Go back and put a star by the schools which have won the national championship in the last 30 years and then grade everyone's schedule by the number of starred teams on it and then reevaluate your assessment of Alabama's schedule when it includes Florida State or Clemson, or Ohio State as that OOC game. Then compare that to the number of stars on the Gamecocks schedule. It's close but Bama has more as do most of the West division schools. Then do the same for the other conferences and their schools. That's why the 8 game SEC schedule is far more difficult than most of the other conferences play. It's also why schools like Ohio State, Oklahoma, Florida State, and Clemson play in those OOC season openers as it helps give the the data points they need to keep pace. They're good enough on their own to keep pace but playing and winning one of those games makes sure they are around at the end of the year in position to make the CFP.

I'm looking at it mostly from a fan's perspective. These games are just so bland most of the time unless it's FSU/Alabama or something very similar.

I agree that intersectional matchups are important, I just think home and home matchups are superior in every way. Ohio St, Texas, Oklahoma, So Cal and others largely insist on them and only rarely do neutral site openers. Alabama does the neutral site openers annually which sort of grew out of the Chick Fil A kickoff and now has seemingly spread across the Southeast.

I think for the SEC an 8+2 model would be ideal, requiring all schools to play two power five teams a year. This is essentially what UGA and SC have been doing for years and I think it would help the conference and individual programs as well.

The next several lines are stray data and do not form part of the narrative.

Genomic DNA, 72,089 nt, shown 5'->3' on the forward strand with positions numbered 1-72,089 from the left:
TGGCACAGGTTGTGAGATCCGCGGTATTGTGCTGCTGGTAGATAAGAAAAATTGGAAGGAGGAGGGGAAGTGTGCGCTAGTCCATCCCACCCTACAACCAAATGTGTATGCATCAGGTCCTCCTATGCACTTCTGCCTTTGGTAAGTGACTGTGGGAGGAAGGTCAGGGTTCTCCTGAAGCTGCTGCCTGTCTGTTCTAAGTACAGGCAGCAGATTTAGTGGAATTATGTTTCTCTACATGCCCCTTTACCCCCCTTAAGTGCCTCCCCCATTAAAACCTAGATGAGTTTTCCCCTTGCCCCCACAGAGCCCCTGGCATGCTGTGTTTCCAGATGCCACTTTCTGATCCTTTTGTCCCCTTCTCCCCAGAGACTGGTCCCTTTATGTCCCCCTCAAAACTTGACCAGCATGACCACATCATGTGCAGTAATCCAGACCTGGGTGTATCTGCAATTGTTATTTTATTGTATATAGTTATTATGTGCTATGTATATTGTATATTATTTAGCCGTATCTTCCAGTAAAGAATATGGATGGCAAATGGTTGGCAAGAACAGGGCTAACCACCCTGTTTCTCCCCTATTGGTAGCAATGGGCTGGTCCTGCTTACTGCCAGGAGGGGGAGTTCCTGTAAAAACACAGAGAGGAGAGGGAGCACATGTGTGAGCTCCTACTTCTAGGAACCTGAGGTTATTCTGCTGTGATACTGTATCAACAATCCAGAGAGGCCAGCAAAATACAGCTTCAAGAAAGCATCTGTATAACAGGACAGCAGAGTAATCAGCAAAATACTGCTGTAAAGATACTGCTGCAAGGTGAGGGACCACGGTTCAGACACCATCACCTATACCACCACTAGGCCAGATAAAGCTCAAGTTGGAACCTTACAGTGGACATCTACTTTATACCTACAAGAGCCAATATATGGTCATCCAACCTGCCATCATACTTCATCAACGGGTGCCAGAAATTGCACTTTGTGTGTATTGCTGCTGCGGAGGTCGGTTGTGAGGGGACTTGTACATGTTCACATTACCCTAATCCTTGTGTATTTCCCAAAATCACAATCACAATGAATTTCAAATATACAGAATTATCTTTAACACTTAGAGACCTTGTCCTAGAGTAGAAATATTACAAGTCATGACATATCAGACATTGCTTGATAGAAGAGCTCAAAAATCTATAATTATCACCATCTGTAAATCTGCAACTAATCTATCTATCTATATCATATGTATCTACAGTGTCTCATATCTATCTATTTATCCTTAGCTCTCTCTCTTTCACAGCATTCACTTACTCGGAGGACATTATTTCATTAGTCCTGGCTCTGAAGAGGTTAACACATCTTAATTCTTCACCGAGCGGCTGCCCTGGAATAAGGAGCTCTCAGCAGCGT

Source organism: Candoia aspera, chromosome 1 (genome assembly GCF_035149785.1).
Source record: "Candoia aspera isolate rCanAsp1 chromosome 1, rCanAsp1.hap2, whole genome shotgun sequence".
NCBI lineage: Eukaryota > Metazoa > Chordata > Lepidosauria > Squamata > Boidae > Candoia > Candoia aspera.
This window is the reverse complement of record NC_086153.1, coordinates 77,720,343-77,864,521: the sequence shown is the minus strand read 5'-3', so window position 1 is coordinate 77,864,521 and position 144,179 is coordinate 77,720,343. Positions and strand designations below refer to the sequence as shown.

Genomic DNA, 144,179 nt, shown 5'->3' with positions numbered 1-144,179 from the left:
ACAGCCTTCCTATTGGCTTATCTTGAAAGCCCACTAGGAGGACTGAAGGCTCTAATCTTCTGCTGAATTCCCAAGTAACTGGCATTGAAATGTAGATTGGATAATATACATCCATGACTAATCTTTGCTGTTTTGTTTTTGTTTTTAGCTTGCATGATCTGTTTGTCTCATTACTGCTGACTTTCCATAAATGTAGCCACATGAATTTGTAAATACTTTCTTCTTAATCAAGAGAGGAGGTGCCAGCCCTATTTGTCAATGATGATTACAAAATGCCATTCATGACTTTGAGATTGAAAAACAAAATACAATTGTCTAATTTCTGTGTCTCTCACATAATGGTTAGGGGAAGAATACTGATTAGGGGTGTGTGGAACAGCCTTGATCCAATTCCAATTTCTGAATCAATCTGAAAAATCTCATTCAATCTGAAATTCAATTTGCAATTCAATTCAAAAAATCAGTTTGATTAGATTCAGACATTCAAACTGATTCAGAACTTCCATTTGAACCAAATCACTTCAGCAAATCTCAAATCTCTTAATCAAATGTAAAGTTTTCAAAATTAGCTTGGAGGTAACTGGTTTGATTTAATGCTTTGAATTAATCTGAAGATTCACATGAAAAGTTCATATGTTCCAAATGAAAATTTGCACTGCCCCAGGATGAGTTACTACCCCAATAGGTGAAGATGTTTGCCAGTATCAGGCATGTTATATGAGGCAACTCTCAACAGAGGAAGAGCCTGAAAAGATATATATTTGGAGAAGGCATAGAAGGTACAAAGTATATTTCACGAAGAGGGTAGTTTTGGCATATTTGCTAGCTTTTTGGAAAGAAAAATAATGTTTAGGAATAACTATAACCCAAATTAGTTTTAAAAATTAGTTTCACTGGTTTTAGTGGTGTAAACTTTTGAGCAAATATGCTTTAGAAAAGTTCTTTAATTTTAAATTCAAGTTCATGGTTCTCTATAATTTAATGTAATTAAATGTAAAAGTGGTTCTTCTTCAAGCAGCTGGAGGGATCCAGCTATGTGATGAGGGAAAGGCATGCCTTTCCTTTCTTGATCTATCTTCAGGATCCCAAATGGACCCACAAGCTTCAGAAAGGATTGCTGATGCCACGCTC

I agree with that. But note: The SEC and ACC agree to neutral site games, especially the Chic-fil-a game in Atlanta because the sponsor is a generous donor to both conferences. So that really explains why we do it. Alabama is fine with the game because otherwise they lack a presence in Georgia most years. It's really a meh game for Auburn because we play Georgia annually and quite frankly our stadium seats more so we would enjoy the ticket sales at home. But then there's Chic-fil-a and we're all grateful to them.
12-08-2017 02:05 PM
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Gamecock Online
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Post: #13
RE: Manufactured match-ups the future of college football
(12-08-2017 02:05 PM)JRsec Wrote:  
(12-08-2017 01:58 PM)Gamecock Wrote:  
(12-08-2017 01:04 PM)JRsec Wrote:  
(12-08-2017 12:32 PM)Gamecock Wrote:  
(12-08-2017 09:35 AM)AllTideUp Wrote:  I don't mind the neutral site games as long as they're in interesting locales and the match-up is good. I've been to a couple of them with Bama in recent years and it's pretty fun.

Part of me would prefer the home and home, but I get why they do it this way.

I think the best way to do it though is change cities regularly and try to keep the match-ups fresh. Otherwise, fans will lose interest.

Alabama doesn’t have much to complain about the last few years, but if I was a Bama fan the schedule would be one of them. Opening season neutral site game and three cupcakes every year. 03-puke